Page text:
As part of a kitchen renovation, you can add warmth and functionality to the space by installing butcher block countertops. Installation steps for the countertop include removing the sink and old countertops, measuring and creating a countertop template, cutting and joining the butcher block countertop sections, creating a sink cutout, sanding and applying a finish, installing the new countertop, and reinstalling the sink. Learn more about considerations and requirements for installing a butcher block countertop as part of a kitchen remodeling project.
Choosing a kitchen countertop material for a kitchen remodel - or a basement finishing project with a kitchen or kitchenette - that best suits the way you use your kitchen is just as important as how the material looks. Considerations when selecting a kitchen countertop material should include the integral strength of the material; durability against heat, spills, and stains; how easy is it to clean; sealing requirements; and longevity. Possible kitchen countertop materials include quartz, granite, laminate, marble, butcher block, soapstone, terrazzo, and stainless steel. Learn about characteristics of countertop materials for your kitchen - or basement kitchen or kitchenette - installation to determine which best suits your needs.
Replacing bathroom and kitchen countertops can boost the functionality of a bathroom and kitchen as well as the value of a home. Bathroom and kitchen counters are available in a variety of materials, finishes, and edge treatments to match any budget. According to Angi and HomeAdvisor, the cost of countertops ranges between $825-$4,177, with an average cost of $2,200. The cost of bathroom and kitchen countertops can be impacted by many factors, including countertop material, countertop size, edges and corner treatments, installation location, and labor. Learn about different bathroom and kitchen countertop options and other factors that impact cost.
Quartz and Corian are popular materials for kitchen countertops, and both materials are similar in cost, nonporous, and highly resistant to stains and germs as well as durable, attractive, and easy to clean. However, there are distinct differences between the two materials in terms of heat and scratch resistance and maintenance. Learn about advantages and disadvantages of quartz versus Corian kitchen countertops.
Quartz and marble are among the most popular materials for kitchen and bathroom countertops. However, there are distinct differences between the two materials, such as marble being a natural stone while quartz is a manufactured stone, and quartz is more durable and less porous than marble, making it less susceptible to damage and wear. Learn about advantages and disadvantages of marble versus quartz countertops.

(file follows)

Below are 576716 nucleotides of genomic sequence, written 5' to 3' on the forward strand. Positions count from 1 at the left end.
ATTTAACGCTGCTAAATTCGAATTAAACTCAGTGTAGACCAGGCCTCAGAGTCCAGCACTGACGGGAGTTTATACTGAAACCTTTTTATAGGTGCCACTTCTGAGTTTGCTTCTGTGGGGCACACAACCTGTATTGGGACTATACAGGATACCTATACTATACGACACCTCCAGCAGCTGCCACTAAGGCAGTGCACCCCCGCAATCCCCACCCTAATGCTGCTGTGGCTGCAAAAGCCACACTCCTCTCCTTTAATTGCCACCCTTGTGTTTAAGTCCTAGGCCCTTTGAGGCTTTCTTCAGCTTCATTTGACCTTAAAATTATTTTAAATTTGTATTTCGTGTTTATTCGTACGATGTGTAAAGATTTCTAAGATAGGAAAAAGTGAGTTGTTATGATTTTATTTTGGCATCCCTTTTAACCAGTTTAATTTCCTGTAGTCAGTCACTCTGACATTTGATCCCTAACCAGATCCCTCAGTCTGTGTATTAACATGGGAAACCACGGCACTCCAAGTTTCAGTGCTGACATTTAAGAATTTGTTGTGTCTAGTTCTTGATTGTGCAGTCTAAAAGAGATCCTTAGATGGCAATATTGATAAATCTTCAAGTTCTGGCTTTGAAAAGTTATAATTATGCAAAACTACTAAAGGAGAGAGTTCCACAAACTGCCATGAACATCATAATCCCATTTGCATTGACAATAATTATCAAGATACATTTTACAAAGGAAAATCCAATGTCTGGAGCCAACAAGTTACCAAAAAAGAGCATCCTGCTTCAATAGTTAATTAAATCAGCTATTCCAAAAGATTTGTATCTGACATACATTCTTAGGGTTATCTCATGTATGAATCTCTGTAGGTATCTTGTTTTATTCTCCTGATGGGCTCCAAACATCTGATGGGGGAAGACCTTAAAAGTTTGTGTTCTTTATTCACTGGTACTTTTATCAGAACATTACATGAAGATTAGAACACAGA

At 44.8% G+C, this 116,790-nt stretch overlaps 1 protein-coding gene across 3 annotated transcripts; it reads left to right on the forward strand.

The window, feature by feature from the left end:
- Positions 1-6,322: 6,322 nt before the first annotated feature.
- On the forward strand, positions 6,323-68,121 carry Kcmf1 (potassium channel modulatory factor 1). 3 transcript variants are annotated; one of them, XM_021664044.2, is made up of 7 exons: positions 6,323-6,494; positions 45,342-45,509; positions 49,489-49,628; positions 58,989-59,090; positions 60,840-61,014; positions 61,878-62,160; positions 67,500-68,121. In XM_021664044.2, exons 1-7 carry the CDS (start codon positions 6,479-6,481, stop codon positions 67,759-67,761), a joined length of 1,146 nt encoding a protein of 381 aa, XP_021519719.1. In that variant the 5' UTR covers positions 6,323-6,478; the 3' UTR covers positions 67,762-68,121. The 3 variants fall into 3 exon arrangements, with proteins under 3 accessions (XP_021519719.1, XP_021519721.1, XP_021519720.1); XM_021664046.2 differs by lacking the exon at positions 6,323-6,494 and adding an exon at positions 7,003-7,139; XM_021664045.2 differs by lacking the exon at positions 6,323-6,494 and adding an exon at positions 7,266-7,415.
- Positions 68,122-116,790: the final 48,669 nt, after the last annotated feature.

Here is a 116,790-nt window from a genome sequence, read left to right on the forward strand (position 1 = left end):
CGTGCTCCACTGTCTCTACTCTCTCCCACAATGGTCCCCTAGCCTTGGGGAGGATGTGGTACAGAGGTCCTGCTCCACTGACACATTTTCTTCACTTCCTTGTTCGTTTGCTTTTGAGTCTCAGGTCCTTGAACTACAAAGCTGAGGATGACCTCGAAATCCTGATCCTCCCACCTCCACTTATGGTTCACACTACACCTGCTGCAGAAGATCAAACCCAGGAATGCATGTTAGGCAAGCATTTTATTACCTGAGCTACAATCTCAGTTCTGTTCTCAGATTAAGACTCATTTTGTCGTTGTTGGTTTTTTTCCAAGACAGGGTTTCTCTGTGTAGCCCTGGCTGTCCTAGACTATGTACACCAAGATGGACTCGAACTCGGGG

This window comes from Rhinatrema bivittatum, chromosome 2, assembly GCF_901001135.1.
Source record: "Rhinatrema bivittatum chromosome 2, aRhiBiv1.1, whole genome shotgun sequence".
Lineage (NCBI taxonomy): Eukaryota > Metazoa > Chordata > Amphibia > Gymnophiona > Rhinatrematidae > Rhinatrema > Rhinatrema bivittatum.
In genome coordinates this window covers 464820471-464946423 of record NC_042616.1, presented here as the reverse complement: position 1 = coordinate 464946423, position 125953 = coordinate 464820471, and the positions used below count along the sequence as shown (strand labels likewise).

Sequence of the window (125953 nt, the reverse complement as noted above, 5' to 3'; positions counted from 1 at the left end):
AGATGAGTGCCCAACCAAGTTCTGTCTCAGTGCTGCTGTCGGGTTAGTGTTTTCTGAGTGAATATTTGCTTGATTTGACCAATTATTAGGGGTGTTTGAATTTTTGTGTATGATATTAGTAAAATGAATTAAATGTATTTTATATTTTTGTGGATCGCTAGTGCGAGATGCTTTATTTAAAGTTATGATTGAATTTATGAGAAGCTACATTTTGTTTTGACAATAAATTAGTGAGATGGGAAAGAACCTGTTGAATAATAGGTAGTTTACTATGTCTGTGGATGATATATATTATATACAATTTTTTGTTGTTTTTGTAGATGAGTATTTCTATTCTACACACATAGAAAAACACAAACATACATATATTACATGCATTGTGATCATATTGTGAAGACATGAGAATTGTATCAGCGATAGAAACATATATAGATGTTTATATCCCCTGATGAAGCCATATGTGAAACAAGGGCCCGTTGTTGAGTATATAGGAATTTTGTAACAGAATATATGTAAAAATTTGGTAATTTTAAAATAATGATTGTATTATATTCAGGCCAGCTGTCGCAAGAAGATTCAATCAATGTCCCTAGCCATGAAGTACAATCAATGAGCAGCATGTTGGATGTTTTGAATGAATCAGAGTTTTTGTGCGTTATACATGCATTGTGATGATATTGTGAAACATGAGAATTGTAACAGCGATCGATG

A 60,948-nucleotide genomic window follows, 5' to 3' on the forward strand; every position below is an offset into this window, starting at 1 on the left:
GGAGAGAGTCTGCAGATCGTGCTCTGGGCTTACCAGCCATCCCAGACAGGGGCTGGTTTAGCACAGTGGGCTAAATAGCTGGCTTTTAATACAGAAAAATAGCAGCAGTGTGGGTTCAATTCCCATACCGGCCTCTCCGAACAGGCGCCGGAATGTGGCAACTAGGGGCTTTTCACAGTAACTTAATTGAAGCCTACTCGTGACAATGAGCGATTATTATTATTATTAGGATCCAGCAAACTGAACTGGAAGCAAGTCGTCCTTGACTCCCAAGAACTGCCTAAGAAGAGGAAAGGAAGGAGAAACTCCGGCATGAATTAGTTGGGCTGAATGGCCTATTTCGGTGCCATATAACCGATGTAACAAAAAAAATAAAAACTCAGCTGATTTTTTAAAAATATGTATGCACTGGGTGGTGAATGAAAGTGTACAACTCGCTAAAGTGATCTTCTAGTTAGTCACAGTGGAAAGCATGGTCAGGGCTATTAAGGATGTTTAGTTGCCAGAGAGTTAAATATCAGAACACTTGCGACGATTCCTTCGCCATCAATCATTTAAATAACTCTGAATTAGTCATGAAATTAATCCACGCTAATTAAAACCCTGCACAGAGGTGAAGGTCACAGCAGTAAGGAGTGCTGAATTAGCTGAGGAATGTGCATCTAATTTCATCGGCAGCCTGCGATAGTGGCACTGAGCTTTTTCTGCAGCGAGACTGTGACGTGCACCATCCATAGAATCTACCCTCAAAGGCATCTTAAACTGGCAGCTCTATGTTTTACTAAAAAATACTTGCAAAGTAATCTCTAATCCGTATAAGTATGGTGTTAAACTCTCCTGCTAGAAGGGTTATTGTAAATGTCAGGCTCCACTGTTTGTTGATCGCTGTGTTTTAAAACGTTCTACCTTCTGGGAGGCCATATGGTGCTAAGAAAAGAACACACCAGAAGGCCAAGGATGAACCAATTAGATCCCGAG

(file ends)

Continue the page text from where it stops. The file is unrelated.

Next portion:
Granite is one of the toughest natural stones available, is highly resistant to scratches and chips, and is more affordable than marble - which makes it ideal for bathroom, kitchen, and basement bar countertops. Learn about granite options for bathrooms, kitchens, and basement bars and the benefits of each.
There are 3 types of solid surface countertops - acrylic-based, polyester-based, and acrylic/polyester-based, each having unique attributes. There are many benefits to using solid surface countertops - they are nonporous, easy to clean, easy to repair, can appear seamless, and can look like granite or marble but cost less and require less maintenance. Learn about options for solid surface countertops and the benefits of each.
Granite countertops add character to any bathroom, bar, or kitchen and they can improve the resale value of your home. When considering granite countertops, it helps to know additional considerations and price factors that impact the installation cost. Learn about the cost of granite countertops and why this material is a preferred option.
The kitchen is one of the most trafficked rooms in the home, so it’s important to give it the design consideration it deserves. Check out modern kitchen updates for ideas for a potential renovation.
Understand the difference between “dry time” and “cure time” when it comes to caulking. Most products become dry to the touch after several minutes, but don’t fully cure for days. Learn about factors that determine the dry-time for caulk.